Leaving the New Life Foundation

Leaving the New Life Foundation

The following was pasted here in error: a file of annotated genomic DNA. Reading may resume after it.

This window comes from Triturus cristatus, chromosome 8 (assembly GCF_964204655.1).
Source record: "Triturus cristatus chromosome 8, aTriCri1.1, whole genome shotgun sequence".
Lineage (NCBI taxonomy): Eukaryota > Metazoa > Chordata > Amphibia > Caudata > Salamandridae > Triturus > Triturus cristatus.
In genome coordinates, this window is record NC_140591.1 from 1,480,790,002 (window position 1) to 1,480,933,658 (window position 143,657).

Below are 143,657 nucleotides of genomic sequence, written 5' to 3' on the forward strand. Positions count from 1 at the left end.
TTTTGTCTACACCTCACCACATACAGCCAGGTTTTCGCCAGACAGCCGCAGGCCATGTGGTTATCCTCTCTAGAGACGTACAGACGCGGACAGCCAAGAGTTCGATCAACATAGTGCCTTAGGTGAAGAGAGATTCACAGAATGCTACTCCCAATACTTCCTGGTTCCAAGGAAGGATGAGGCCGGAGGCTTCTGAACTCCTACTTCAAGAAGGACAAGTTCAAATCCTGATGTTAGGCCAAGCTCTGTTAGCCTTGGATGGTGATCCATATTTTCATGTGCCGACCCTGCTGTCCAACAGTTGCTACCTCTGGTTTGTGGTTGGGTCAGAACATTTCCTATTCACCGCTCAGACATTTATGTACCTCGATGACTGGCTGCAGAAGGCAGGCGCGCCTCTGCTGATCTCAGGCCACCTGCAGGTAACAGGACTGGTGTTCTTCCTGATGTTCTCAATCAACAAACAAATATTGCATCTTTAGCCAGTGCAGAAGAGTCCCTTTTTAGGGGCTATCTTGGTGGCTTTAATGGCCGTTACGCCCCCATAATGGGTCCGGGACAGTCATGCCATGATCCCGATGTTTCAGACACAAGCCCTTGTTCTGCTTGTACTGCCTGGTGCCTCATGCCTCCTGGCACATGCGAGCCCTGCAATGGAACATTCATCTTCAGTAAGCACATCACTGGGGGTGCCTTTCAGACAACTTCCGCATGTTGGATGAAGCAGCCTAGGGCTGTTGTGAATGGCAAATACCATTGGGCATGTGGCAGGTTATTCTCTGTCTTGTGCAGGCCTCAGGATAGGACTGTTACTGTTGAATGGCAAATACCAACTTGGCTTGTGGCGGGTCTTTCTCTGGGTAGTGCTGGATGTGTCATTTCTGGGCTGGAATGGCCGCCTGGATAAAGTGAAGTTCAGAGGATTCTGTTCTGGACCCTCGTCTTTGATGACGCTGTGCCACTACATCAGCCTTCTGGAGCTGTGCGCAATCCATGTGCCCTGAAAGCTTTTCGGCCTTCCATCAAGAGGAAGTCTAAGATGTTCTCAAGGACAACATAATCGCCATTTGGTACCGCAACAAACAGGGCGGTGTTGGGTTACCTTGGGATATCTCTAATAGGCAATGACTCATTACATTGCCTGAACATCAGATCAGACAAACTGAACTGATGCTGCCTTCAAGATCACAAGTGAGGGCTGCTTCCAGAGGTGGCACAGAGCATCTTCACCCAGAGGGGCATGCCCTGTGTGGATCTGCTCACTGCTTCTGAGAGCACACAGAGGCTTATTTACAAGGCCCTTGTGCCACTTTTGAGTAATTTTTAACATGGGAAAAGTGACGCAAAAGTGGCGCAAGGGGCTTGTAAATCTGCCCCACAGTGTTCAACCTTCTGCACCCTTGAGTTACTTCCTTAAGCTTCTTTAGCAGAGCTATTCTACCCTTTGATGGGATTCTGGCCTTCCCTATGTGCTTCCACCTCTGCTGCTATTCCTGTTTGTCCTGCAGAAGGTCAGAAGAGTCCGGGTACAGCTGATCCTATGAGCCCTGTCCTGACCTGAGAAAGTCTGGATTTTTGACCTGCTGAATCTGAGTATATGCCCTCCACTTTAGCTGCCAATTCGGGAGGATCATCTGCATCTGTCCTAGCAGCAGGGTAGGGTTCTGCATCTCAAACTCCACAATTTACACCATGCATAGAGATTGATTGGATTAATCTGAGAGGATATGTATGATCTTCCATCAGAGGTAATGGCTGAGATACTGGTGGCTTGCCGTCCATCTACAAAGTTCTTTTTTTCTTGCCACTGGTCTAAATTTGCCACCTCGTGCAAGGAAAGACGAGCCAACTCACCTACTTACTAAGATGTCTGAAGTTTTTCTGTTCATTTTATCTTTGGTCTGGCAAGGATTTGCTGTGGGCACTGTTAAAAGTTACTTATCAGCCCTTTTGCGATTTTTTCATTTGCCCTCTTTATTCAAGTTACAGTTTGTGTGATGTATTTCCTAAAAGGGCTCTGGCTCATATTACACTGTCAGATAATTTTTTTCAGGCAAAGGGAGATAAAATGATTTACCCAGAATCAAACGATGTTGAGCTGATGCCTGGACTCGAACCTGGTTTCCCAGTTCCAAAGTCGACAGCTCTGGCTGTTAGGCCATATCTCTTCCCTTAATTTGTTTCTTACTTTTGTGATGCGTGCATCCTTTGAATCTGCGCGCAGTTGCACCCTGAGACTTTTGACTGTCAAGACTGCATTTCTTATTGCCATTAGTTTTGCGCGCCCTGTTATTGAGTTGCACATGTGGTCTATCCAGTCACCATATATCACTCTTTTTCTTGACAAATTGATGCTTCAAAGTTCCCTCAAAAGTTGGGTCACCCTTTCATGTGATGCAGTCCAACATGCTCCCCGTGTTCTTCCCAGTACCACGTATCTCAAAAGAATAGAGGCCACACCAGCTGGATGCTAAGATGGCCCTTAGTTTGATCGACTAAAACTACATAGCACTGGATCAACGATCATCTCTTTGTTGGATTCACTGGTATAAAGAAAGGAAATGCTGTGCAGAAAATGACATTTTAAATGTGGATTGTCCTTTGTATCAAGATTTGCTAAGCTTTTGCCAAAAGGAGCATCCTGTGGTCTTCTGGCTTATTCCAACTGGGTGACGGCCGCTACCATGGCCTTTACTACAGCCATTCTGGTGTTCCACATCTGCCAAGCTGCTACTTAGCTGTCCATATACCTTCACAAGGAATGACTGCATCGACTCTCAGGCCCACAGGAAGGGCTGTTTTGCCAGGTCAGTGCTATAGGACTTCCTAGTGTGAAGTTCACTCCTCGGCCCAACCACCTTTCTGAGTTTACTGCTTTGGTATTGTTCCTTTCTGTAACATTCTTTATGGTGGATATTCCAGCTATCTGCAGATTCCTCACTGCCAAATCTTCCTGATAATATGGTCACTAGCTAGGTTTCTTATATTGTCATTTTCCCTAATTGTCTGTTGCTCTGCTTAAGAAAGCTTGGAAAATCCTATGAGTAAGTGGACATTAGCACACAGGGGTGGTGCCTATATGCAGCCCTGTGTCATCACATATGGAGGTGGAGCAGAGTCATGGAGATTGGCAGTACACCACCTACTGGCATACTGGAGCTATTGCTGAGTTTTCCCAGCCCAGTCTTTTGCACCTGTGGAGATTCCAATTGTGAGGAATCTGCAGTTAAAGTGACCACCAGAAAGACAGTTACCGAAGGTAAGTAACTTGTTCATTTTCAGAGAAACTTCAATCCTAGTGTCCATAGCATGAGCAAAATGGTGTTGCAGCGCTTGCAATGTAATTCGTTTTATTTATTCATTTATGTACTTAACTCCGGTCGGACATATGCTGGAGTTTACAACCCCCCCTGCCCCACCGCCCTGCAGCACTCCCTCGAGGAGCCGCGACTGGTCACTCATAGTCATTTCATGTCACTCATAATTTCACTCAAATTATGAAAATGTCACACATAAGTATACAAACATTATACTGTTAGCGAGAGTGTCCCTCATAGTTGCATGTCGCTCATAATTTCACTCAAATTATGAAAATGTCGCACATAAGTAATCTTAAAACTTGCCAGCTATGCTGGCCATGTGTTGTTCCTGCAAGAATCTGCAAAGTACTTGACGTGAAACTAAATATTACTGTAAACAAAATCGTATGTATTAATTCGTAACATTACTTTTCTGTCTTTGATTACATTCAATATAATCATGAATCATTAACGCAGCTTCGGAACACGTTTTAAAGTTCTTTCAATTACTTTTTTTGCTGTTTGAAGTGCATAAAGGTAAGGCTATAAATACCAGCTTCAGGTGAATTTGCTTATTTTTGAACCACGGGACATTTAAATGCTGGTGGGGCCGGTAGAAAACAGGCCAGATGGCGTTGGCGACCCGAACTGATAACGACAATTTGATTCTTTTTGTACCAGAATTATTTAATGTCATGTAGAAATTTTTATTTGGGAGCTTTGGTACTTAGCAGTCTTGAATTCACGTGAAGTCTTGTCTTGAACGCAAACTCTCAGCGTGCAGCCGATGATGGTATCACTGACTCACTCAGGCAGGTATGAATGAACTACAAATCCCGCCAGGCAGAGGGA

I’ve been here almost a month! Still not kidnapped and only one trip to the hospital! Success. Tomorrow, I leave the safe cocoon of the New Life Foundation to move to Chiang Mai. Beginning my trip at NLF was perfect. I got used to being alone on the other side of the world, without being alone at all. It’s like I’ve been wearing traveling training wheels. But, after four weeks, I feel ready to head out on my own. Here’s a quick summary of some of the experiences I’ll take with me from NLF: Meditation Since I arrived, I have been falling asleep, dying of boredom, squishing ants with my toes, learning to meditate. I am really really not good at it. In fact, the more I do it, the worse I get. The only session I enjoyed was one where the guy next to me started laughing and then we all started cracking up and had to call it off. See! Wasn’t that more fun? I know there is the cliched parable of the Westerner who travels to Asia and struggles to calm his or her overstimulated, technology-consuming-mind, but, after weeks of hard work, has a single blissful experience that changes life forever. Or at least that’s what happened in Eat, Pray, Love. That is not what happened to me. I still suck at it. The picture to the right is of the meditation hall. You’ll notice, I am not there. Life Coaching My general understanding is that the only people who aren’t crazy are the people you don’t know well enough. So, I thought it was great that...